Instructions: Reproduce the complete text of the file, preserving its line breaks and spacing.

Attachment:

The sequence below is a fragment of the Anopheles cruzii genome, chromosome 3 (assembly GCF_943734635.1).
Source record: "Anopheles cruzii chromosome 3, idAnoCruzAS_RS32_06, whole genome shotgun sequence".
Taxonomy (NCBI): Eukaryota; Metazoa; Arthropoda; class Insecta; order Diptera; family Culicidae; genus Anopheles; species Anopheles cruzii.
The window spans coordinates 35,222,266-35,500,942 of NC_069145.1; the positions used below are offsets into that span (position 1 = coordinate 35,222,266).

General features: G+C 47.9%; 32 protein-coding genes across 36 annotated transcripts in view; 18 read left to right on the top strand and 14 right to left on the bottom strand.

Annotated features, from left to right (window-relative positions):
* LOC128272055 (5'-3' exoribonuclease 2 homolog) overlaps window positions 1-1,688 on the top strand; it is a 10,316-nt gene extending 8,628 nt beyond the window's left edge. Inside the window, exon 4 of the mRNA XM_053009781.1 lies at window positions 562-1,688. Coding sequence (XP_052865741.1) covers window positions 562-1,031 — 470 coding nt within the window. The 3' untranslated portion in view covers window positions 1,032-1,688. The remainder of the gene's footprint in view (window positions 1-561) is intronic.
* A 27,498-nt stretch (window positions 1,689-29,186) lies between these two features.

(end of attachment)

The sequence below is a fragment of the Anopheles cruzii genome, chromosome 3 (assembly GCF_943734635.1).
Source record: "Anopheles cruzii chromosome 3, idAnoCruzAS_RS32_06, whole genome shotgun sequence".
Taxonomy (NCBI): Eukaryota; Metazoa; Arthropoda; class Insecta; order Diptera; family Culicidae; genus Anopheles; species Anopheles cruzii.
The window spans coordinates 35,222,266-35,500,942 of NC_069145.1; the positions used below are offsets into that span (position 1 = coordinate 35,222,266).

General features: G+C 47.9%; 32 protein-coding genes across 36 annotated transcripts in view; 18 read left to right on the top strand and 14 right to left on the bottom strand.

Annotated features, from left to right (window-relative positions):
* LOC128272055 (5'-3' exoribonuclease 2 homolog) overlaps window positions 1-1,688 on the top strand; it is a 10,316-nt gene extending 8,628 nt beyond the window's left edge. Inside the window, exon 4 of the mRNA XM_053009781.1 lies at window positions 562-1,688. Coding sequence (XP_052865741.1) covers window positions 562-1,031 — 470 coding nt within the window. The 3' untranslated portion in view covers window positions 1,032-1,688. The remainder of the gene's footprint in view (window positions 1-561) is intronic.
* A 27,498-nt stretch (window positions 1,689-29,186) lies between these two features.